Fred Meyer Toy Section
aisle sections of toys; about 1/3 gender neutral, about 1/2 boys, the rest girls. Themes seemed archetypal: Boys = trucks, guns, action figures; Girls = dolls, ovens, dress ups; Gender Neutral = puzzles, construction, science and art, plush (depending on age). Toys were grouped according to type: plush, art, dolls, etc. Asked for help, there was no one dedicated to toys; asked for a specific product, they "did not know" and "had not idea" if it was a stocked item. Toy section was between housewares, books, stationary and furniture -- almost everyone needs to walk by the toy section to get to any major department, depending on which door they come in.
Gender and Toys
In a sense, toys teach children a number of things: how to imagine their role in society, culture, and gender roles. While it is not as stereotypical as it was in the 1960s and before. Toy and department or specialty stores tend to divide toys into masculine and feminine, and then a section of gender neutral (art, science, etc.). Still, through gender-based toys, boys tend to learn active and warrior roles while toys for girls seem to stress physical beauty and appearance - clearly, abilities vs. looks. Clearly gender socialization through roles both teaches and reinforces what we can view as cultural stereotypical roles (Campenni, 1999).
In the Fred Meyer, though, there were surprisingly a number of gender neutral toys that seemed to say that girls could do other things than play with dolls. There were construction projects (Legos), art projects, science projects, and other investigative toys that had both boys and girls on the cover, suggesting gender neutral. Indeed, some of the action figures could also be seen as gender neutral, even though they were focused on the...
This seems to move more into developmental tools that teach coordination, technical skills, scientific inquiry, and cognitive development. For these toys, problems need to be solved, and the foster mental stimulation, problem solving, and even coordination. Boys and girls both can experiment, and inquiry and play whether alone or within groups. In fact, one opinion is that they "promote activity participation in the outside world, helping to establish a feel for our future world of science and technology" -- which is certainly something necessary for the global child of the 21st century (Swanson, 1999).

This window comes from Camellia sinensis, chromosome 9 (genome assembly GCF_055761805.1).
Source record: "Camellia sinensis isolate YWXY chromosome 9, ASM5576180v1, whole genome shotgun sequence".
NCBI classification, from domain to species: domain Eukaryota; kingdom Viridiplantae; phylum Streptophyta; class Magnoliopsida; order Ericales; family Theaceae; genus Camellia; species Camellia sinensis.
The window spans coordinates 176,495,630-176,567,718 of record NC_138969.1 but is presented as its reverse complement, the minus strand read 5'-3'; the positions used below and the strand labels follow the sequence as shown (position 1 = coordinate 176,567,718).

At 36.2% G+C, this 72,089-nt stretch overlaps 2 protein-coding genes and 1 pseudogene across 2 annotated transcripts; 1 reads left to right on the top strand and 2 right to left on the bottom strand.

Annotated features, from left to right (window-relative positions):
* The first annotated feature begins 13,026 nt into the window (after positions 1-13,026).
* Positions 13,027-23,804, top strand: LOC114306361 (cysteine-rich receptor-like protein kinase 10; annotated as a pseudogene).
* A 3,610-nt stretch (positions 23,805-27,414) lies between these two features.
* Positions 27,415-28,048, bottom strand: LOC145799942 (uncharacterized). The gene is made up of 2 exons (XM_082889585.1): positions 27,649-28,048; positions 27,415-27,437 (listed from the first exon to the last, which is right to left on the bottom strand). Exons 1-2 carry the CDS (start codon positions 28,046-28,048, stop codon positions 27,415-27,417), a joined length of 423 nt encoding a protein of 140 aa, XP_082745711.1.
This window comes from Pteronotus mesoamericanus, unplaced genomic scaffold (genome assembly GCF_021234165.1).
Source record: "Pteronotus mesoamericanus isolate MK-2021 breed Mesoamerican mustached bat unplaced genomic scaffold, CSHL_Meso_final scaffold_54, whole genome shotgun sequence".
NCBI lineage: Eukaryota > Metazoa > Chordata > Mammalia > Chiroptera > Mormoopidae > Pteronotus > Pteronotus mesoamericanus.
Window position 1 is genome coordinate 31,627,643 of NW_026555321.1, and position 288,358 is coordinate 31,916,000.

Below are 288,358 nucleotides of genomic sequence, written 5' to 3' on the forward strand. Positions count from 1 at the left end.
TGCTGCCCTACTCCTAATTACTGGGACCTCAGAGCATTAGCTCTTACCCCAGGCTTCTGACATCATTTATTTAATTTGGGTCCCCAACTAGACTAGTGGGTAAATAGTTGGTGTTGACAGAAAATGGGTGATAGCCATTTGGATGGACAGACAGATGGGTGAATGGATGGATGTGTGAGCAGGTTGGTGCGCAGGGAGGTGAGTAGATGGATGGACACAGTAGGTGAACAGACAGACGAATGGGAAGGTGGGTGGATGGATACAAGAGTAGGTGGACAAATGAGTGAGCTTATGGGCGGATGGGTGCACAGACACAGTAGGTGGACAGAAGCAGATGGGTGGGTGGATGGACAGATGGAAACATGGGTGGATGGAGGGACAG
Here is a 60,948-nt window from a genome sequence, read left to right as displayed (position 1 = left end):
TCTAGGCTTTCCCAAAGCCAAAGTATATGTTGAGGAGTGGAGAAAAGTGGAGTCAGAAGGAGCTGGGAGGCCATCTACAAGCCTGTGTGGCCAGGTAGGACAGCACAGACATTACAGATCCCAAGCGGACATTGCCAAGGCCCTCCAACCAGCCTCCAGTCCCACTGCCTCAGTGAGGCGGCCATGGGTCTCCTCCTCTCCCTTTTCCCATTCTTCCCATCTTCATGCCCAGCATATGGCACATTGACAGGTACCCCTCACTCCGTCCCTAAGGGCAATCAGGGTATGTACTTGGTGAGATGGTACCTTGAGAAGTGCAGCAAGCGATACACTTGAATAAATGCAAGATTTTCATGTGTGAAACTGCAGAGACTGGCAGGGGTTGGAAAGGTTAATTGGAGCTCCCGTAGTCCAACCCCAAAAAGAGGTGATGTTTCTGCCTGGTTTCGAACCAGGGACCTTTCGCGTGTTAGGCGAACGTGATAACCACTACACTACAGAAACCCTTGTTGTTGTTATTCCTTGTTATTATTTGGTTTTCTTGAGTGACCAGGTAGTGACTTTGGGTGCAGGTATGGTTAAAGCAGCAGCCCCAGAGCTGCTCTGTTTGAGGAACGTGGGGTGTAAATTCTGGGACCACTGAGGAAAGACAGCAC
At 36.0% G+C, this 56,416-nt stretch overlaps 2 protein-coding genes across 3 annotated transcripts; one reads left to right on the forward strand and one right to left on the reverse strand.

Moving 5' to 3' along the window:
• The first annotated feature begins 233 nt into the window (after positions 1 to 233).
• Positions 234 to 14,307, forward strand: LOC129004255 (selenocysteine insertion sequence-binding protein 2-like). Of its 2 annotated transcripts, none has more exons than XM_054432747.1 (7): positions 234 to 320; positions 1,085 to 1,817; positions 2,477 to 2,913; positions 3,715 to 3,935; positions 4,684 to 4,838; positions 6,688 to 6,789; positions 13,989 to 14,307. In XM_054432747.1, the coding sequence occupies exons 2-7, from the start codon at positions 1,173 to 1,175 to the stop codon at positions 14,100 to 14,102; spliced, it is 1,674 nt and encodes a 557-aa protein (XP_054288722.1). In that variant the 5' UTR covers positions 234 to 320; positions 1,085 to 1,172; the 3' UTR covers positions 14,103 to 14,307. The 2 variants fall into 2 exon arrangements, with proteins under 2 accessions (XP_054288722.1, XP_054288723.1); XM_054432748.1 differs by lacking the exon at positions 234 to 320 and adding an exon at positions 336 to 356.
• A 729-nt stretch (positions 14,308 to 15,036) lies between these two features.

What we do not know is whether boys would gravitate towards these toys without parental pushing and pressure. Remember, children do not typically purchase their own toys; instead, they rely on two means for receiving the toys with which they play: advertising and the media and gifts. If parents and other relatives want to stereotype and make sure their small child acts in a certain way, then that is the key to the toys they select. More stereotypical toys seem to be marketed to boys; parents and store personnel seem to gravitate towards the more masculine than gender neutral when asking about something a young boy would be interested in. In a way, some of these war toys seems to reflect a broader problem, though. That is, violence can solve problems and to be active, assertive and a warrior is what society wants in boys.…